Trees of Clear Lake Twp.
September 28, 2020
Article and photos by Don Luepke
Actually those pancakes look a bit on the “anemic” side. Perhaps they need a nice pat of butter on top. Or maybe sweetened with a dab of maple syrup. Hmmmm. I wonder what the source of that honey-like goodness is? Yes, it is indeed the Acer saccharum – the Sugar Maple.
The Sugar Maple is native to Indiana and areas with cooler climates and requires a hard freeze each winter for proper dormancy. They can tolerate virtually any soil type short of pure sand, but do not tolerate xeric or swampy conditions. Sugar maples are deeper-rooted than most maples and engage in hydraulic lift, drawing water from lower soil layers and exuding that water into upper, drier soil layers. This not only benefits the tree itself, but also many other plants growing around it.
This wondrous tree can grow to a height of 70-100 feet and can live upwards of 300 years. Of course one of the products that come from this tree is an abundance of sweet sap that can be harvested from it during the later winter months. But truth be told, it takes a great deal of the tree liquid to produce the delectable syrup that we love – ten gallons of sap to create a quart of syrup. But oh so good!
The Acer saccharum is a very hard wood and its lumber is used for flooring (from basketball courts and dance-floors to bowling alleys and residential), veneer, paper (pulpwood), musical instruments, cutting boards, butcher blocks, workbenches, baseball bats, and other turned objects and specialty wood items.
The Sugar Maple is of significant value for northeast Indiana wildlife. It provides a food source for mammals and insects and is a key component of the breeding habitat for a wide variety of birds. Squirrels and chipmunks feed on its seeds, buds, twigs, and leaves. The flowers appear to be wind-pollinated, but the early-produced pollen is important for honeybees and other insects. Sugar Maples are also important for birds that live in the region, both year-round residents and summer migrants who travel to our area to breed. Songbirds that consume the seeds, buds, and flowers of maple species include purple finch, American goldfinch and red-breasted nuthatch.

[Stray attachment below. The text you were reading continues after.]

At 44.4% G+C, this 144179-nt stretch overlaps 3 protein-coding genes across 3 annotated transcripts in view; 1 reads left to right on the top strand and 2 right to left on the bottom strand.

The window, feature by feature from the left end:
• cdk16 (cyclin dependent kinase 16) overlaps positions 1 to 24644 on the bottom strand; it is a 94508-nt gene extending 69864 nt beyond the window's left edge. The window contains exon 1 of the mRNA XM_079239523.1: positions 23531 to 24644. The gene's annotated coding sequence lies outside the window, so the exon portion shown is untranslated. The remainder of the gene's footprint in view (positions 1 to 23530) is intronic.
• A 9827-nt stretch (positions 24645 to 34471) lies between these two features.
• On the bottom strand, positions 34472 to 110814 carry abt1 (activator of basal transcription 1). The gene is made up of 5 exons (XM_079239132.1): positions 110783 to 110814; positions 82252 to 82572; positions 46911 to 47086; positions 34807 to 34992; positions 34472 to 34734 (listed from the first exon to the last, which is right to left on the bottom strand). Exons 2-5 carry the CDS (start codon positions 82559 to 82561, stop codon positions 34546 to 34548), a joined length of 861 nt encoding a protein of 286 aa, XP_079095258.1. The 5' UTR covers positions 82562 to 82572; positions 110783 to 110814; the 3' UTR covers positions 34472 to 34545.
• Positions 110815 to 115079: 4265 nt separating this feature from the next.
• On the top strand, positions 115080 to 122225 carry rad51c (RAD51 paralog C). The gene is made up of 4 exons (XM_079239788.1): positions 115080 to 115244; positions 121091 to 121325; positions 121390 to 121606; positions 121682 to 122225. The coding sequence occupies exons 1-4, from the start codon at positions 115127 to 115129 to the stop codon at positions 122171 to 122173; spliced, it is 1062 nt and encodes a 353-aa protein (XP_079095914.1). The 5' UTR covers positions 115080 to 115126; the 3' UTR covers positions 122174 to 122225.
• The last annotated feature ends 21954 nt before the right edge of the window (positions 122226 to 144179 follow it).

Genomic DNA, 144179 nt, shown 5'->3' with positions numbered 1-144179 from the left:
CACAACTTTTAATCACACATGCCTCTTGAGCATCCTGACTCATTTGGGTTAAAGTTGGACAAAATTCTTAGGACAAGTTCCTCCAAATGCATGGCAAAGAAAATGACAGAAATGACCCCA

The “fruits” of the sugar maple are called samaras and are released from the tree in the fall (as opposed to the soft maples whose “spinners” or helicopters which are dispersed in the spring). As children, how we delighted in seeing those fall from their lofty perch.
Certainly one of the grand aspects of the Acer saccharum is its magnificent fall colors. It stars in nature's autumn fashion show and draws people from all parts of the world to admire its end-of-year finery. The sugar maple presents fiery orange-gold leaves that appear illuminated from within, they are so brilliant. It ranges from the beginning deep green and then morphs into a palette of pale yellow, vibrant orange, and reverberant reds.
The Sugar Maple is indeed among the true gems in the world of native ligneous flora; its exceptional qualities mark it as one of the diamonds of environmental worth. Planting one now in your yard will reap centuries of value in beneficial attributes as well as pure, wondrous beauty.